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Archaeologia Cantiana -  Vol. 58  1945  page 78

John Bowra: Land Surveyor and Cartographer Continued

builds, lives in, or perhaps serves in a bower. If the former, "builder" is possibly the nearest equivalent and the name becomes cognate with Bowerman and probably Boorman.
   The S.A.C. article quoted above also gives the following:

    Ricardus atte Boure was M.P. for Horsham borough 1320 and
      was perhaps ancestor of the Borers who were so early settled
      in that neighbourhood. Temp. Edward III Robert atte Boure

     occurs in a Subsidy Roll for the Hundred of Framfield, and
      William atte Boure and John atte Boure for the Hundred of
      Hartfield ......... John Bourer and Alice his wife in 1383 founded
     a Chantry, which was formerly at the end of the north aisle of
     the church of Pagham, in the rape of Chichester.
     Bowrah, in many Sussex parish registers, is, or was, the
     synonym for Borer.

                                       CECIL A. V. BOWRA

"Mad Thom's" Pardon

AN interesting document which lately came into my possession, and is now in the library of the Kent Archæological Society, is the Free Pardon granted to William Courtenay in 1837 by Queen Victoria. It must be one of the earliest documents signed by the Queen, as it is dated a little over three months after her accession, and the seal used is that of her predecessor, William IV. It reads:
   "Victoria R. Whereas William Courtenay was at the Summer Assizes 1833 holden in and for the County of Kent convicted of Perjury, and sentenced to be Imprisoned Three Months and then Transported seven years for the same we in consideration of some circumstances humbly represented unto us are Graciously pleased to Extend our Grace and Mercy unto him, and to Grant him Our Free Pardon for his said crime.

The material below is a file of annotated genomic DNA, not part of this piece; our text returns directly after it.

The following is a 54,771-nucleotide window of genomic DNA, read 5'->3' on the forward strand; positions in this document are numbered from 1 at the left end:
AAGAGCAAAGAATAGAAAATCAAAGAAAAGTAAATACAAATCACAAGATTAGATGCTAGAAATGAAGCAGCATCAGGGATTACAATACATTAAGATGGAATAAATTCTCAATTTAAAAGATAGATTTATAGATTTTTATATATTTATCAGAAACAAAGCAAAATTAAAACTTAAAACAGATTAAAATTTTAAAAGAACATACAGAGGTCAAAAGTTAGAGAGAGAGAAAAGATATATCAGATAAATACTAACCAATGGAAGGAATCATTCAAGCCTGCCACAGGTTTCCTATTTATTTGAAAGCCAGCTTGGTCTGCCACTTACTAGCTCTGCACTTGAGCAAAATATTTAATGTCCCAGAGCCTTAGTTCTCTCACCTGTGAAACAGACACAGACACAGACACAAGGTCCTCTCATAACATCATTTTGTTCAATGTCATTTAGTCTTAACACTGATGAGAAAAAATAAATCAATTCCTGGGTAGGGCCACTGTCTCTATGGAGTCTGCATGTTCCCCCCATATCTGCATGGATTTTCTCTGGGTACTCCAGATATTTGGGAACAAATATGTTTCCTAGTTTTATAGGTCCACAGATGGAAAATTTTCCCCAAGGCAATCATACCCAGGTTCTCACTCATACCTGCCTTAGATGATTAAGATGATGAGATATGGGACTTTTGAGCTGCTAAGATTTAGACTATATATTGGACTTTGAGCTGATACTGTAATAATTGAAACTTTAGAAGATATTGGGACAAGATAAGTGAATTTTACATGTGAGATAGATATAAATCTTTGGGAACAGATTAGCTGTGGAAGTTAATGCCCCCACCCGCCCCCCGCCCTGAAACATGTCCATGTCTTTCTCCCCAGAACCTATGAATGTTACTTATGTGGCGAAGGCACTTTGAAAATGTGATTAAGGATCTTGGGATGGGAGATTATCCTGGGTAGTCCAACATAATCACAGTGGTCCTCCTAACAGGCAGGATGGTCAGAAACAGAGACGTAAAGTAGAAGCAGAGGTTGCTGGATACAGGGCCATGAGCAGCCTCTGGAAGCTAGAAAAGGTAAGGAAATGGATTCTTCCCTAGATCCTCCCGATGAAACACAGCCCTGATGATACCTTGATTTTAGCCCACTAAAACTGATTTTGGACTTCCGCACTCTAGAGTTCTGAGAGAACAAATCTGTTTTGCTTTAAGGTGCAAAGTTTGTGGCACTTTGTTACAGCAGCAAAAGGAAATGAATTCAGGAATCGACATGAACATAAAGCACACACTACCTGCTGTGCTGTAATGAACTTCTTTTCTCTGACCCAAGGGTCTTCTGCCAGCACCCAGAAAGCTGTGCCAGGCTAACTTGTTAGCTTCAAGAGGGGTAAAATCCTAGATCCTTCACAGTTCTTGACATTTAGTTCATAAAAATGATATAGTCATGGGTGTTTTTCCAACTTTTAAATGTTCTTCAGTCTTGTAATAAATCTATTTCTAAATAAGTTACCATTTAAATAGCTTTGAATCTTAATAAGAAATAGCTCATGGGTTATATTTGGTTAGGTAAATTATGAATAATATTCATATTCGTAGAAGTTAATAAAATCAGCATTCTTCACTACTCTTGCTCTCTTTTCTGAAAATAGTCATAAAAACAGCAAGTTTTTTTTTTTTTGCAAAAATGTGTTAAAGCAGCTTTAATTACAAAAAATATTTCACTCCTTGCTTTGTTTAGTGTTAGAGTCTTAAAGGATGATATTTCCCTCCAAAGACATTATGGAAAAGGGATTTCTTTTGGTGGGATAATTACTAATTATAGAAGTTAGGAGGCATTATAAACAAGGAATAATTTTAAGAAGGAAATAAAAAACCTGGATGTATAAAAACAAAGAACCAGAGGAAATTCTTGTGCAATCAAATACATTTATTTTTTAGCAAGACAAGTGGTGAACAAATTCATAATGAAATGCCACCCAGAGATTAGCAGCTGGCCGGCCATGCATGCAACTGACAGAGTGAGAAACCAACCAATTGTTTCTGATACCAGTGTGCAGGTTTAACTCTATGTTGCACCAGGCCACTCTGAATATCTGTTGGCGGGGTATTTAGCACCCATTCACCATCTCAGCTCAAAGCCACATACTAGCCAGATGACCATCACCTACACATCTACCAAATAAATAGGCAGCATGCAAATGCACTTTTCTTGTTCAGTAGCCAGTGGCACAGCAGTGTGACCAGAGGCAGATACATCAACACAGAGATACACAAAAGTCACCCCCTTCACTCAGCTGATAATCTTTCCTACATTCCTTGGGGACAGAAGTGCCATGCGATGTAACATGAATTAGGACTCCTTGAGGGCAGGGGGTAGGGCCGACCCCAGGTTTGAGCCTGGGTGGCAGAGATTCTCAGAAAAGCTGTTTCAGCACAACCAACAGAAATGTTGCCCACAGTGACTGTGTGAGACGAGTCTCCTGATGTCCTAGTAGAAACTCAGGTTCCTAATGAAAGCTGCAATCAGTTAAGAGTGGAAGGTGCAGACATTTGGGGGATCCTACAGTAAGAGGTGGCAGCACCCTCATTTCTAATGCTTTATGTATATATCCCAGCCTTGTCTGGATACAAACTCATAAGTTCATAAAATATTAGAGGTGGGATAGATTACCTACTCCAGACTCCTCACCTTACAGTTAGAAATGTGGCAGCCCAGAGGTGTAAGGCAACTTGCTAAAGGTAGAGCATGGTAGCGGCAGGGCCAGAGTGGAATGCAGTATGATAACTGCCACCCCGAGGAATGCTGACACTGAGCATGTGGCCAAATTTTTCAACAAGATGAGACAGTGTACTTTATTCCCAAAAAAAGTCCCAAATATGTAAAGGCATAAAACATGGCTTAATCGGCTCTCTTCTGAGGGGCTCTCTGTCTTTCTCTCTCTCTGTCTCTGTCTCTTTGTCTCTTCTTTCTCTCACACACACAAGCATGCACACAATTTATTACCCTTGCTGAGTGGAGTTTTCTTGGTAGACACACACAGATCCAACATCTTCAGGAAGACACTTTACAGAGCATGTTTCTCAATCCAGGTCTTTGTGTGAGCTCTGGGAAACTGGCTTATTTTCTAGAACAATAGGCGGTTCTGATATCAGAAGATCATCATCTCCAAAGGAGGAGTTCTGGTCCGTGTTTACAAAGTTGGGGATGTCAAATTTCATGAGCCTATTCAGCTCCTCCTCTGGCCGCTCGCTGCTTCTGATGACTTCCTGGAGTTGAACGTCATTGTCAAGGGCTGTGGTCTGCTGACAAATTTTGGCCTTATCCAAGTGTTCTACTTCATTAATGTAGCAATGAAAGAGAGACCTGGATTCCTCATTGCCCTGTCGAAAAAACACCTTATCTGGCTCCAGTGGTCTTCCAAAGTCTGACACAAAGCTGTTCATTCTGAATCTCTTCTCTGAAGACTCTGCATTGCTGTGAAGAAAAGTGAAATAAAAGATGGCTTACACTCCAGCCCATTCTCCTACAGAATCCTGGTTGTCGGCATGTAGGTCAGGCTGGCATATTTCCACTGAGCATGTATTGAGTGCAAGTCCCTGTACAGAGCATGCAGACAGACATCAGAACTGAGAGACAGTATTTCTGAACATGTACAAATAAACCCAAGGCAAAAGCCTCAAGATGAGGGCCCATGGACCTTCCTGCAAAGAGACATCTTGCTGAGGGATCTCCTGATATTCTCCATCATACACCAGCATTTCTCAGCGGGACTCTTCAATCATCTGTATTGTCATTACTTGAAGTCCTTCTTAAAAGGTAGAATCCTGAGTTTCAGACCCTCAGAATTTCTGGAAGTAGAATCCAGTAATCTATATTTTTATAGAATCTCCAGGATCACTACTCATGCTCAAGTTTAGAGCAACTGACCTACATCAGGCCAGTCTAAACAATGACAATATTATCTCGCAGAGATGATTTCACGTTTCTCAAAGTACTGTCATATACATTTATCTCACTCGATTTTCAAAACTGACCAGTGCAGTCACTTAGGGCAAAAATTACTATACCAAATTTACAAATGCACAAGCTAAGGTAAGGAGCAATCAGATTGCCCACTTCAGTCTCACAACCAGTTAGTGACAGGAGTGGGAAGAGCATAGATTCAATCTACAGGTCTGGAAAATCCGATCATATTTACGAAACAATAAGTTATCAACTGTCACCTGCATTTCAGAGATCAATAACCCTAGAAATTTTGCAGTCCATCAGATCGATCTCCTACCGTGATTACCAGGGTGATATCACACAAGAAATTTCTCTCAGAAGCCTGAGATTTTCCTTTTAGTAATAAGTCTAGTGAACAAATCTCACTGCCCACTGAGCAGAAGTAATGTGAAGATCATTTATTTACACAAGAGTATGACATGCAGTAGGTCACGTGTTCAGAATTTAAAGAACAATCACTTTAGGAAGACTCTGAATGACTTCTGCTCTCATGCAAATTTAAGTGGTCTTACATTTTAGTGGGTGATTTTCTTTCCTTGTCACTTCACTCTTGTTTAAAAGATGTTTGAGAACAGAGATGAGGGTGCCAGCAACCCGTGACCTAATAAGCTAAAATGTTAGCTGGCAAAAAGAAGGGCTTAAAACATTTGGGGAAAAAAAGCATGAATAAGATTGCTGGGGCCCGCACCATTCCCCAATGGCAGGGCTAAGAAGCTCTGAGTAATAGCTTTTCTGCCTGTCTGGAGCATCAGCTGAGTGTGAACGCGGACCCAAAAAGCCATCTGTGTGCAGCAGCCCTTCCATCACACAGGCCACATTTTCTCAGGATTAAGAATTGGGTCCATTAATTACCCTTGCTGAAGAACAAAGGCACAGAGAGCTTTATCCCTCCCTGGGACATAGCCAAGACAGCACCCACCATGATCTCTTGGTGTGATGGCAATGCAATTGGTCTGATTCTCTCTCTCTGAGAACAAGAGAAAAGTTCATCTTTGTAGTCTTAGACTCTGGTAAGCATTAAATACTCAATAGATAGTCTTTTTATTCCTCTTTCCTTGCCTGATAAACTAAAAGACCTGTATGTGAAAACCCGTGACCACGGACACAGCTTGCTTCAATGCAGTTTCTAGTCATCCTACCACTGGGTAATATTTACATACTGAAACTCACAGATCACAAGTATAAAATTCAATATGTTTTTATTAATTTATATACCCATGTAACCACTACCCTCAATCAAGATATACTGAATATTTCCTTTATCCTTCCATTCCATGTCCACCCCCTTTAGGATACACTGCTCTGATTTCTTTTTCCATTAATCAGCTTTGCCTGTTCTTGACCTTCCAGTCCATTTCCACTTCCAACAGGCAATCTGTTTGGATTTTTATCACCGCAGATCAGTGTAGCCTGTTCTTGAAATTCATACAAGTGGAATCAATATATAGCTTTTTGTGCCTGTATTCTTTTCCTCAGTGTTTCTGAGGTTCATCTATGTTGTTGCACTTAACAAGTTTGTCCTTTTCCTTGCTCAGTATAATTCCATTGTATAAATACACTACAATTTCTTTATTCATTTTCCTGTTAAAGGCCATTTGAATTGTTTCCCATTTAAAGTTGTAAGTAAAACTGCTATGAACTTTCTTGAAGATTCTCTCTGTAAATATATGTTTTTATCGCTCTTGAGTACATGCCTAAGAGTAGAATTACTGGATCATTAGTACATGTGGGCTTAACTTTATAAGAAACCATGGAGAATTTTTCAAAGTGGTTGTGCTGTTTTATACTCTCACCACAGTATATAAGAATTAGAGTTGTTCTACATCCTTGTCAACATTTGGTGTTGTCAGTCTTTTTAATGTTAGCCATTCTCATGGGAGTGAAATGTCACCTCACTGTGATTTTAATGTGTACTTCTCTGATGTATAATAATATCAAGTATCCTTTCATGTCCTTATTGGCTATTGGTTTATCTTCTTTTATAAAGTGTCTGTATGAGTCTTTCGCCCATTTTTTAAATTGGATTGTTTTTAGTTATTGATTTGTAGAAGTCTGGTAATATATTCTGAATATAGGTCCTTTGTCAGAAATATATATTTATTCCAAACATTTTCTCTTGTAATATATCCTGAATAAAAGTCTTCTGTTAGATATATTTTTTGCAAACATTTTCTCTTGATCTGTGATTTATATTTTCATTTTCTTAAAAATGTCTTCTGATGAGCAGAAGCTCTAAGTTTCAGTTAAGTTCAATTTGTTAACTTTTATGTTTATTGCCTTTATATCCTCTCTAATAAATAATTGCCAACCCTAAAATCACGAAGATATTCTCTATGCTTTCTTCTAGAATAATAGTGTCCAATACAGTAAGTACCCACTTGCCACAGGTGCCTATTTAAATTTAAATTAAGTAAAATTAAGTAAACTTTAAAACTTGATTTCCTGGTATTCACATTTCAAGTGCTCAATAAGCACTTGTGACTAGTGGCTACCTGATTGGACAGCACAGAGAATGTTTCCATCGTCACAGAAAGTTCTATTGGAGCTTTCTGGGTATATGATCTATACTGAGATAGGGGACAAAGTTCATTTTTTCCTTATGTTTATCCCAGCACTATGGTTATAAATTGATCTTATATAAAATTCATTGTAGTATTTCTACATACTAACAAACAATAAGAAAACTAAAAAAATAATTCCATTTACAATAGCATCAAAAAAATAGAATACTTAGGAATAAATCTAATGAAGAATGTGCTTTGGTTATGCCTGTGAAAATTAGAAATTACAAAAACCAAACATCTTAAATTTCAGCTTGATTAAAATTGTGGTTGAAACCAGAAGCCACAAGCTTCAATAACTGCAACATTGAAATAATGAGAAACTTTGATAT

Our Will and Pleasure Therefore is that you cause him the said William Courtenay to be forthwith discharged

out of Custody, and for doing so this shall be your Warrant. Given at our Court at St. James's the third day of October 1837 in the First year of our Reign.
                           By Her Majesty's Command, J. Russell.
   To our trusty and well-beloved The Superintendent of the Lunatic Asylum for the County of Kent, and all others whom it may concern."
   This document recalls a curious incident in Kentish History, when in 1832, an eccentric person known in London by the name of Thompson was staying at the Rose Inn at Canterbury as "Count Rothschild." This name he afterwards changed to "Sir William Honeywood Courtenay, Knight of Malta," and later, when he appeared as a candidate for the first election under the Reform Bill, "Lord Viscount William Courtenay of Powderham." He was really John Nichols Thom, the son of a Cornish publican, and was on the verge of

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